Ming era

The extent of the Ming Dynasty and its walls
Main article: Ming Great Wall
The Great Wall concept was revived again during the Ming Dynasty in the 14th century,]and following the Ming army's defeat by the Oirats in the Battle of Tumu. The Ming had failed to gain a clear upper hand over the Mongolian tribes after successive battles, and the long-drawn conflict was taking a toll on the empire. The Ming adopted a new strategy to keep the nomadic tribes out by constructing walls along the northern border of China. Acknowledging the Mongol control established in the Ordos Desert, the wall followed the desert's southern edge instead of incorporating the bend of the Yellow River.

Unlike the earlier fortifications, the Ming construction was stronger and more elaborate due to the use of bricks and stone instead of rammed earth. Up to 25,000 watchtowers are estimated to have been constructed on the wall. As Mongol raids continued periodically over the years, the Ming devoted considerable resources to repair and reinforce the walls. Sections near the Ming capital of Beijing were especially strong.Qi Jiguang between 1567 and 1570 also repaired and reinforced the wall, faced sections of the ram-earth wall with bricks and constructed 1,200 watchtowers from Shanhaiguan Pass to Changping to warn of approaching Mongol raiders. During the 1440s–1460s, the Ming also built a so-called "Liaodong Wall". Similar in function to the Great Wall (whose extension, in a sense, it was), but more basic in construction, the Liaodong Wall enclosed the agricultural heartland of the Liaodong province, protecting it against potential incursions by Jurched-Mongol Oriyanghan from the northwest and the Jianzhou Jurchens from the north. While stones and tiles were used in some parts of the Liaodong Wall, most of it was in fact simply an earth dike with moats on both sides.

Towards the end of the Ming Dynasty, the Great Wall helped defend the empire against the Manchu invasions that began around 1600. Even after the loss of all of Liaodong, the Ming army held the heavily fortified Shanhaiguan pass, preventing the Manchus from conquering the Chinese heartland. The Manchus were finally able to cross the Great Wall in 1644, after Beijing had already fallen to Li Zicheng's rebels. Before this time, the Manchus had crossed the Great Wall multiple times to raid, but this time it was for conquest. The gates at Shanhaiguan were opened by the commanding Ming general Wu Sangui on May 25 who formed an alliance with the Manchus, hoping to use the Manchus to expel the rebels from Beijing. The Manchus quickly seized Beijing, and defeated both the rebel-founded Shun Dynasty and the remaining Ming resistance, establishing the Qing Dynasty rule over all of China.

Under Qing rule, China's borders extended beyond the walls and Mongolia was annexed into the empire, so constructions on the Great Wall were discontinued. On the other hand, the so-called Willow Palisade, following a line similar to that of the Ming Liaodong Wall, was constructed by the Qing rulers in Manchuria. Its purpose, however, was not defense but rather migration control.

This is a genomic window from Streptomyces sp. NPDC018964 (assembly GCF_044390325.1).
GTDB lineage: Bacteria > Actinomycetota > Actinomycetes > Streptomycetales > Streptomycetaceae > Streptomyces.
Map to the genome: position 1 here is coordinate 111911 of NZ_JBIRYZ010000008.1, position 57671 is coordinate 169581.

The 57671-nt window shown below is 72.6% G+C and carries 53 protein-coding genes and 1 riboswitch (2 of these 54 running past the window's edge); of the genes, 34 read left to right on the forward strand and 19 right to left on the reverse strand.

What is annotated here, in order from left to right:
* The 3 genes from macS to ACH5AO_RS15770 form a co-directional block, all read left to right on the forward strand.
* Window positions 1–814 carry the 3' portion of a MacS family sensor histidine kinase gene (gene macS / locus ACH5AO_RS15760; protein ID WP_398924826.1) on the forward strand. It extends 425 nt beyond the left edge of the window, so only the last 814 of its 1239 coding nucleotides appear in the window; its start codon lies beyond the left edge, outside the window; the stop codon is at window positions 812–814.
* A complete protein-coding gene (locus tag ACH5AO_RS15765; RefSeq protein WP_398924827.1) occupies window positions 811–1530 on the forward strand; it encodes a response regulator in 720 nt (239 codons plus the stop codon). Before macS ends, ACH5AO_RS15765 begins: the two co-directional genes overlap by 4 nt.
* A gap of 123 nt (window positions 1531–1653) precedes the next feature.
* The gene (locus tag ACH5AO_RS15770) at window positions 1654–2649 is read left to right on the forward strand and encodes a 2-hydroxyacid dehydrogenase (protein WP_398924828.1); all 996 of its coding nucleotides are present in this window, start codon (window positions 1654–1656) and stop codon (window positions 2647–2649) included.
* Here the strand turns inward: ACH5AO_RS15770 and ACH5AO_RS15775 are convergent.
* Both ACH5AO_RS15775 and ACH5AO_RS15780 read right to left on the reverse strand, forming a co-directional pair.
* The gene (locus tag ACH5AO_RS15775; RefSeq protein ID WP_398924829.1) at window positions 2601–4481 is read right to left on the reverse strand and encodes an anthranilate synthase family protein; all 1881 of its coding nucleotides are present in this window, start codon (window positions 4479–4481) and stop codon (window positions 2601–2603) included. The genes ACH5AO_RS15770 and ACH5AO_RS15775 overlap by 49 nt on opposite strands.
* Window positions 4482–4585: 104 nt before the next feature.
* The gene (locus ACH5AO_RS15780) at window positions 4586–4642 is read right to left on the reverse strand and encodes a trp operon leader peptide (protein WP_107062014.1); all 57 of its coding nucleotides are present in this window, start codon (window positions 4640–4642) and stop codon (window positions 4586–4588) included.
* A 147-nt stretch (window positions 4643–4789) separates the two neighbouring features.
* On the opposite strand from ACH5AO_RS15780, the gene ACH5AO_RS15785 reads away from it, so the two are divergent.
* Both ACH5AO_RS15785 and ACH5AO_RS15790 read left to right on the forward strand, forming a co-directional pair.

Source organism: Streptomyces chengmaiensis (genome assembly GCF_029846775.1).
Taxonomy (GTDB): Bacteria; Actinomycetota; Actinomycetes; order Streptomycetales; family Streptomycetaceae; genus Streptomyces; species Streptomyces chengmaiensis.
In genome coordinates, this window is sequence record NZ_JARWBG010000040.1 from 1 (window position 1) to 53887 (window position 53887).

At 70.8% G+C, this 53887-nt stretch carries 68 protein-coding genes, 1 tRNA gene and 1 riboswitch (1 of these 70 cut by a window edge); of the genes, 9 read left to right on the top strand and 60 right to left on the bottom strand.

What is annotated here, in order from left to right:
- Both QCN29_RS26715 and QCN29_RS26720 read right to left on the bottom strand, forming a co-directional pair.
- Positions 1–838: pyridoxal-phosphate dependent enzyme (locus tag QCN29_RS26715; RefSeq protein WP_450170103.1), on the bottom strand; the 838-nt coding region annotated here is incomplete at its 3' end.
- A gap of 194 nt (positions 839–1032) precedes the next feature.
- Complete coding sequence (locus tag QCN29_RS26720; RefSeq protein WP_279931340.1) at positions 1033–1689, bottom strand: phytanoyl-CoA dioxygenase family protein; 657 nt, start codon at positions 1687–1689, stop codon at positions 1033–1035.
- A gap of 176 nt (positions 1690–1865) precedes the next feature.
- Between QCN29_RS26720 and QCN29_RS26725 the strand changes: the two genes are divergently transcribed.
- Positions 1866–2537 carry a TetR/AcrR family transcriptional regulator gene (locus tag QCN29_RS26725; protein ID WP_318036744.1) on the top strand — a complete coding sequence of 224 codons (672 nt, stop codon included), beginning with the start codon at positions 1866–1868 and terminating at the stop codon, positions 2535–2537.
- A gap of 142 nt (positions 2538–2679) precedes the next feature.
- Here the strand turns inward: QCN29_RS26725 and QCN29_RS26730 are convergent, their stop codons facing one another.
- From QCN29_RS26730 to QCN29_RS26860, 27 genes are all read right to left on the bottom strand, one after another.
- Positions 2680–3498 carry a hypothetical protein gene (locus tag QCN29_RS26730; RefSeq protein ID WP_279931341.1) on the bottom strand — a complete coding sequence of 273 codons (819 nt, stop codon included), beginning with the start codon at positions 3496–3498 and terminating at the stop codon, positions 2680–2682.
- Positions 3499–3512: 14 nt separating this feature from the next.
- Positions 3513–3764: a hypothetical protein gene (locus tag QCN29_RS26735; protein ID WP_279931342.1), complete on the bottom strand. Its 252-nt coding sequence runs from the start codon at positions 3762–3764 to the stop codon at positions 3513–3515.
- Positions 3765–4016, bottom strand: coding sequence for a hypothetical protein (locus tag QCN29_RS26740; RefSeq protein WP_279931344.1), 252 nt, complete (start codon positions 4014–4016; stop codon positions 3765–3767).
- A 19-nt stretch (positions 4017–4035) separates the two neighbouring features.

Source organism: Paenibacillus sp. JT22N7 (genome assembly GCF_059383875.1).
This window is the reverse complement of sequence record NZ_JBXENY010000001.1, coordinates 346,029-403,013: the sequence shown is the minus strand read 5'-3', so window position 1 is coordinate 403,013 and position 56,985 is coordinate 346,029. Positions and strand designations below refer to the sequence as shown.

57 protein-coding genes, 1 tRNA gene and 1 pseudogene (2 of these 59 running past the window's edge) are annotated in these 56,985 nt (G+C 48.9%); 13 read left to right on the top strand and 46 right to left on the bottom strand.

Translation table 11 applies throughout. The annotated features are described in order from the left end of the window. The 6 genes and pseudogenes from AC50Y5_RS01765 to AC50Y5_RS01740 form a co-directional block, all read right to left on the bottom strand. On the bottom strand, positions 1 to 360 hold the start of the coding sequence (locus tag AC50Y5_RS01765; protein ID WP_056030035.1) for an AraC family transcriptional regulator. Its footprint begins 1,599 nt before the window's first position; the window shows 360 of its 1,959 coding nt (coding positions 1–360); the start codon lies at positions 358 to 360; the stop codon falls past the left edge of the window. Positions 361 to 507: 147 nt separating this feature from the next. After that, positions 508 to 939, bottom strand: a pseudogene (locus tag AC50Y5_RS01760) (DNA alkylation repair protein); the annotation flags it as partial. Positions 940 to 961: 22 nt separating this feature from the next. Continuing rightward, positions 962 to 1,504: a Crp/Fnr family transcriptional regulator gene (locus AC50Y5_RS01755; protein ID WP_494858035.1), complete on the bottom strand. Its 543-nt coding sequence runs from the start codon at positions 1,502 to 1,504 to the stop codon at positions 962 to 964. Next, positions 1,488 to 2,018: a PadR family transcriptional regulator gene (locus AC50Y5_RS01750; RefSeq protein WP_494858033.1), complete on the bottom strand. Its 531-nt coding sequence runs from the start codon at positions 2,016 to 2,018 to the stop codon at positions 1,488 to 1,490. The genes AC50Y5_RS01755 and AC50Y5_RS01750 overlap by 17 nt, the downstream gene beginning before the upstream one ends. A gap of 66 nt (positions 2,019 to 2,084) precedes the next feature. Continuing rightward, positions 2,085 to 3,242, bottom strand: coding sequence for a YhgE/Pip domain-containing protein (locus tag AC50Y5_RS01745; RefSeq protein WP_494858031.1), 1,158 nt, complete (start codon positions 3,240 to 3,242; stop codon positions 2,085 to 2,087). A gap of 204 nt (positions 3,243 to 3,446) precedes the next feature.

Foreign appreciation of the Wall

The Great Wall in 1907
Early Arabs had heard about China's Great Wall during earlier periods of China's history as early as the 14th century. They associated it with Dhul-Qarnayn's Gog and Magog wall of the Qur'an, as the North African traveler Ibn Battuta heard from the local Muslim communities in Guangzhou around 1346.

Soon after Europeans reached the Ming China in the early 16th century, accounts of the Great Wall started to circulate in Europe, even though no European was to see it with his own eyes for another century. Possibly one of the earliest descriptions of the wall, and its significance for the defense of the country against the "Tartars" (i.e. Mongols), may be the one contained in the Third Década of João de Barros' Asia (published 1563).Other early accounts in Western sources include those of Gaspar da Cruz, Bento de Goes, Matteo Ricci, and Bishop Juan González de Mendoza. In 1559, in his work "A Treatise of China and the Adjoyning Regions," Gaspar da Cruz offers an early discussion of the Great Wall. Perhaps the first recorded instance of a European actually entering China via the Great Wall came in 1605, when the Portuguese Jesuit brother Bento de Góis reached the northwestern Jiayu Pass from India. Early European accounts were mostly modest and empirical, closely mirroring contemporary Chinese understanding of the Wall; although later they slid into hyperbole,including the erroneous but ubiquitous claim that the Ming Walls were the same ones that were built by Qin Shi Huang in the 3rd century BC.

When China opened its borders to foreign merchants and visitors after its defeat in the First and Second Opium Wars, the Great Wall became a main attraction for tourists. The travelogues of the later 19th century further enhanced the reputation and the mythology of the Great Wall,such that in the 20th century, a persistent misconception exists about the Great Wall of China being visible from the Moon or even Mars........


The main Great Wall line that are still standing today

An area of the sections of the Great Wall at Jinshanling